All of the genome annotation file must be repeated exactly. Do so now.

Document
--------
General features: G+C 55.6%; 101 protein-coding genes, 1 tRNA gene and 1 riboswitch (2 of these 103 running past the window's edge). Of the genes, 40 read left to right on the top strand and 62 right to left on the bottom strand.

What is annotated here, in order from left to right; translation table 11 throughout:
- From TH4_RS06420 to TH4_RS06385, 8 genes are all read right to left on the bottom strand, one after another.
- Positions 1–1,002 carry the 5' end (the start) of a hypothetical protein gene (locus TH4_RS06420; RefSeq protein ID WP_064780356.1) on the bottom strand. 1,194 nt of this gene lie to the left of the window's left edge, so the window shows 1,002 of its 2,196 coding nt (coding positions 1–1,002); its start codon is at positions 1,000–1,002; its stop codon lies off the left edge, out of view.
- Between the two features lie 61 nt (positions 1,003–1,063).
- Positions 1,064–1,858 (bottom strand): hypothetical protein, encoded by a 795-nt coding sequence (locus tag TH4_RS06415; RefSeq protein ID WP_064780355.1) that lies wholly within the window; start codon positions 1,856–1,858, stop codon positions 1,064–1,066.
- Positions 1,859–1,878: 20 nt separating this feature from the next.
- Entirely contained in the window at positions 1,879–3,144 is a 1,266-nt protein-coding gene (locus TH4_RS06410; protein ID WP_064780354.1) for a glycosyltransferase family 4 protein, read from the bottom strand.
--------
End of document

General features: G+C 55.6%; 101 protein-coding genes, 1 tRNA gene and 1 riboswitch (2 of these 103 running past the window's edge). Of the genes, 40 read left to right on the top strand and 62 right to left on the bottom strand.

What is annotated here, in order from left to right; translation table 11 throughout:
- From TH4_RS06420 to TH4_RS06385, 8 genes are all read right to left on the bottom strand, one after another.
- Positions 1–1,002 carry the 5' end (the start) of a hypothetical protein gene (locus TH4_RS06420; RefSeq protein ID WP_064780356.1) on the bottom strand. 1,194 nt of this gene lie to the left of the window's left edge, so the window shows 1,002 of its 2,196 coding nt (coding positions 1–1,002); its start codon is at positions 1,000–1,002; its stop codon lies off the left edge, out of view.
- Between the two features lie 61 nt (positions 1,003–1,063).
- Positions 1,064–1,858 (bottom strand): hypothetical protein, encoded by a 795-nt coding sequence (locus tag TH4_RS06415; RefSeq protein ID WP_064780355.1) that lies wholly within the window; start codon positions 1,856–1,858, stop codon positions 1,064–1,066.
- Positions 1,859–1,878: 20 nt separating this feature from the next.
- Entirely contained in the window at positions 1,879–3,144 is a 1,266-nt protein-coding gene (locus TH4_RS06410; protein ID WP_064780354.1) for a glycosyltransferase family 4 protein, read from the bottom strand.